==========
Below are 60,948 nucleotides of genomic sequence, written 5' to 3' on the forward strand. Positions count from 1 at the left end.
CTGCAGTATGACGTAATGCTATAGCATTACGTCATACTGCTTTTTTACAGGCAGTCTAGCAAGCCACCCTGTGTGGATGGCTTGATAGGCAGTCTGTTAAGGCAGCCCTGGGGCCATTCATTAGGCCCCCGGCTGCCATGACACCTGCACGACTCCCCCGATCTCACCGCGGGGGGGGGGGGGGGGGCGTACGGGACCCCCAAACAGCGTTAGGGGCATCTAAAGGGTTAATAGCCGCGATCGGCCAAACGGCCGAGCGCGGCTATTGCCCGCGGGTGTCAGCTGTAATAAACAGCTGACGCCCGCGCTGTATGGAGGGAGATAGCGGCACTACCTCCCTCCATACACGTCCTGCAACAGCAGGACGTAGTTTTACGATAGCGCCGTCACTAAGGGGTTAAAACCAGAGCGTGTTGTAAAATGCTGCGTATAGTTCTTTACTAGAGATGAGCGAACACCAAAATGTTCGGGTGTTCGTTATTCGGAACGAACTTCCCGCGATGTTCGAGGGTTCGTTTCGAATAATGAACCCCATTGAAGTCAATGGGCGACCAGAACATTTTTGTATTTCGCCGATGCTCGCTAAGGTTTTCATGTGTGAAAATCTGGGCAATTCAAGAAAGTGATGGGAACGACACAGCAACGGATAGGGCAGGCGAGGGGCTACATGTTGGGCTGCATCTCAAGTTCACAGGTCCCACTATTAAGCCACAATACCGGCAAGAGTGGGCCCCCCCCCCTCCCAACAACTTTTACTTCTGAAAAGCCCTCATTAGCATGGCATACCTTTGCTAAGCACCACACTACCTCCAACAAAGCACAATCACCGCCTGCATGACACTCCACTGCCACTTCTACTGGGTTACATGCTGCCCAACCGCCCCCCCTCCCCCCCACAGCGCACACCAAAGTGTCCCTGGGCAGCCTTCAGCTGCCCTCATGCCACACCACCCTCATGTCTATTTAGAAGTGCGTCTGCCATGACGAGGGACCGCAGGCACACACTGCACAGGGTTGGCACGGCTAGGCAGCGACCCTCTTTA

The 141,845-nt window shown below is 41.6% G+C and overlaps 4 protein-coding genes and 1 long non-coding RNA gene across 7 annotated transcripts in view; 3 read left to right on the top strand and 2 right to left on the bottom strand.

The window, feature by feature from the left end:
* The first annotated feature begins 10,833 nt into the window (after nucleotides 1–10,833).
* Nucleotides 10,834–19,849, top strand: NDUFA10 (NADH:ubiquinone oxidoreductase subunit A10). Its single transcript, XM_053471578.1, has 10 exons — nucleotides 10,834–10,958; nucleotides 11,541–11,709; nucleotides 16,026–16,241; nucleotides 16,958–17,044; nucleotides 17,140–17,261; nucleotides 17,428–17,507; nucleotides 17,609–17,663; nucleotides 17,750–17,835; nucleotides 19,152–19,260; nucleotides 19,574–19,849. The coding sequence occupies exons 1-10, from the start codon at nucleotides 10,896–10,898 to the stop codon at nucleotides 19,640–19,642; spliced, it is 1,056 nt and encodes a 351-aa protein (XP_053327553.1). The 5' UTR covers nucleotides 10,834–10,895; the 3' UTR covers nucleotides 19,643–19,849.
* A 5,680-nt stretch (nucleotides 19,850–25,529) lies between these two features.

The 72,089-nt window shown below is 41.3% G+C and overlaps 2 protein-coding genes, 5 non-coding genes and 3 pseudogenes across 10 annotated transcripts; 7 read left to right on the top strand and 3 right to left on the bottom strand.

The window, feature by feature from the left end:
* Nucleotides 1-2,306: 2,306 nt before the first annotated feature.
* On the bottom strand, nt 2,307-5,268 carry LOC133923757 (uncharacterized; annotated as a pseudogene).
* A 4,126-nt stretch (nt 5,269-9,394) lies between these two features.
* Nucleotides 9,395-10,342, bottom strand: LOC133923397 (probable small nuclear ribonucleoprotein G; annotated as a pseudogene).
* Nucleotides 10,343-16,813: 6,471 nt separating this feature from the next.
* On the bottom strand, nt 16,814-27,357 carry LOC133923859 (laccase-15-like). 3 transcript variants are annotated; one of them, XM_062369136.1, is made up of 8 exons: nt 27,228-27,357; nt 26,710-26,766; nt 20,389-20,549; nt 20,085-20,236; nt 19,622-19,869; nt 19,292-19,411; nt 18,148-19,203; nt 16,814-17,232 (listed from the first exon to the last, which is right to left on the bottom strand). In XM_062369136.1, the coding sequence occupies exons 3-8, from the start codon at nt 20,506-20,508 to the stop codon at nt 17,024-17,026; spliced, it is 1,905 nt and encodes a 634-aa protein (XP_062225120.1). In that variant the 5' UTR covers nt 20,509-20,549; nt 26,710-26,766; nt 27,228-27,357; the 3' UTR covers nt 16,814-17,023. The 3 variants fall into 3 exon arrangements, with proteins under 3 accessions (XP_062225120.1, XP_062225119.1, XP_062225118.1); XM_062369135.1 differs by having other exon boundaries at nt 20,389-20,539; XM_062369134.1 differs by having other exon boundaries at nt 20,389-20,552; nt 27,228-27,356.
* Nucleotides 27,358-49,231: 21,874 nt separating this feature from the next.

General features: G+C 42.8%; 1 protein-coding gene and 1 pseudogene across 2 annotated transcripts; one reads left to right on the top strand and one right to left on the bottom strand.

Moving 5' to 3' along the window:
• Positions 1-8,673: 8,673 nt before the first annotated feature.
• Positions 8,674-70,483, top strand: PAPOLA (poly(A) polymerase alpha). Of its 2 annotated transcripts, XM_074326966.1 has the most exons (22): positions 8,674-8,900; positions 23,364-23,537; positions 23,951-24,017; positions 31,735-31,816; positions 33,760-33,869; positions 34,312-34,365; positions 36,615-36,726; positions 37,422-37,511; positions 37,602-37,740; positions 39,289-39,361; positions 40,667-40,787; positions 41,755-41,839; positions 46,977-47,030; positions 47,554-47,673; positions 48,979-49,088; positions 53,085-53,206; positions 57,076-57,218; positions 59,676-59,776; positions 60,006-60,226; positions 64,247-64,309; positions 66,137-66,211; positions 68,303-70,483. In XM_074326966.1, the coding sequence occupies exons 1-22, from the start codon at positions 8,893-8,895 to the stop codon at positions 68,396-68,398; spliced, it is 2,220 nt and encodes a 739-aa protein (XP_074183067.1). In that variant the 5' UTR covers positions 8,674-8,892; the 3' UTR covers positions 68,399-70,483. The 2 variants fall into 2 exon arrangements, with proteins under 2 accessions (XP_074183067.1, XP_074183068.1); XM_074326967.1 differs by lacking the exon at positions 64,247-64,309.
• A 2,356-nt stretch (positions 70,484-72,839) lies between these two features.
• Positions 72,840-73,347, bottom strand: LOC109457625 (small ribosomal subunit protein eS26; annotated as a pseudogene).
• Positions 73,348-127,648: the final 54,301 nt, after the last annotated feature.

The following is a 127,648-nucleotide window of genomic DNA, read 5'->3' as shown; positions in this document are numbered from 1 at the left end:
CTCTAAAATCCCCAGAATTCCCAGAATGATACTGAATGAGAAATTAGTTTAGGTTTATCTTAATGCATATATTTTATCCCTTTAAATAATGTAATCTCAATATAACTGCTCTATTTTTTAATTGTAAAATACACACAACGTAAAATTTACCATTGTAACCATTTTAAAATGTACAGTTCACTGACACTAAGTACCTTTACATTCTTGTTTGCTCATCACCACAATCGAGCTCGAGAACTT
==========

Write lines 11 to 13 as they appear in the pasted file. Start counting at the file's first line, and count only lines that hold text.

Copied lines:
* On the bottom strand, nt 2,307-5,268 carry LOC133923757 (uncharacterized; annotated as a pseudogene).
* A 4,126-nt stretch (nt 5,269-9,394) lies between these two features.
* Nucleotides 9,395-10,342, bottom strand: LOC133923397 (probable small nuclear ribonucleoprotein G; annotated as a pseudogene).